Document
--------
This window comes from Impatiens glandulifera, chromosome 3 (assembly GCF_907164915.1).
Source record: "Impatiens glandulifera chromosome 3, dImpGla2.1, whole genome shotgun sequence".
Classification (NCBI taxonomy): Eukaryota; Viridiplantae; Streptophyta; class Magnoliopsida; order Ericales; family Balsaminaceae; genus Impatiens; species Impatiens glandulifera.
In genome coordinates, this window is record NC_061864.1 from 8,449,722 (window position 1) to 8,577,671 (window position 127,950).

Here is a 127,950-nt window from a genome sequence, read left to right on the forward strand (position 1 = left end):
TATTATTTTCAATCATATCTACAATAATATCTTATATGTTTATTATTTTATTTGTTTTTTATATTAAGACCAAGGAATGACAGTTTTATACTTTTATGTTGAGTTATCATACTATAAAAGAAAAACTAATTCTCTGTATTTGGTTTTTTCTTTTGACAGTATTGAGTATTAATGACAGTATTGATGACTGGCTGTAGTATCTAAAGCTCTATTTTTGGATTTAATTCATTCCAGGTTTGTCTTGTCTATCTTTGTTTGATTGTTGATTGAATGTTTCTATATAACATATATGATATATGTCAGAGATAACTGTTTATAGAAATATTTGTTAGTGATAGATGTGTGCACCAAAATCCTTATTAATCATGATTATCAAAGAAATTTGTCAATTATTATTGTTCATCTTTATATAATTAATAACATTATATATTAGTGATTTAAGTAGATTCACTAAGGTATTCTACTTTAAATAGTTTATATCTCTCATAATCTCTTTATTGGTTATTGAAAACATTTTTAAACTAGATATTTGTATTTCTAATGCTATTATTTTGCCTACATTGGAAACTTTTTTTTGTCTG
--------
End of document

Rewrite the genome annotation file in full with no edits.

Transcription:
This window comes from Impatiens glandulifera, chromosome 3 (assembly GCF_907164915.1).
Source record: "Impatiens glandulifera chromosome 3, dImpGla2.1, whole genome shotgun sequence".
Classification (NCBI taxonomy): Eukaryota; Viridiplantae; Streptophyta; class Magnoliopsida; order Ericales; family Balsaminaceae; genus Impatiens; species Impatiens glandulifera.
In genome coordinates, this window is record NC_061864.1 from 8,449,722 (window position 1) to 8,577,671 (window position 127,950).

Here is a 127,950-nt window from a genome sequence, read left to right on the forward strand (position 1 = left end):
TATTATTTTCAATCATATCTACAATAATATCTTATATGTTTATTATTTTATTTGTTTTTTATATTAAGACCAAGGAATGACAGTTTTATACTTTTATGTTGAGTTATCATACTATAAAAGAAAAACTAATTCTCTGTATTTGGTTTTTTCTTTTGACAGTATTGAGTATTAATGACAGTATTGATGACTGGCTGTAGTATCTAAAGCTCTATTTTTGGATTTAATTCATTCCAGGTTTGTCTTGTCTATCTTTGTTTGATTGTTGATTGAATGTTTCTATATAACATATATGATATATGTCAGAGATAACTGTTTATAGAAATATTTGTTAGTGATAGATGTGTGCACCAAAATCCTTATTAATCATGATTATCAAAGAAATTTGTCAATTATTATTGTTCATCTTTATATAATTAATAACATTATATATTAGTGATTTAAGTAGATTCACTAAGGTATTCTACTTTAAATAGTTTATATCTCTCATAATCTCTTTATTGGTTATTGAAAACATTTTTAAACTAGATATTTGTATTTCTAATGCTATTATTTTGCCTACATTGGAAACTTTTTTTTGTCTG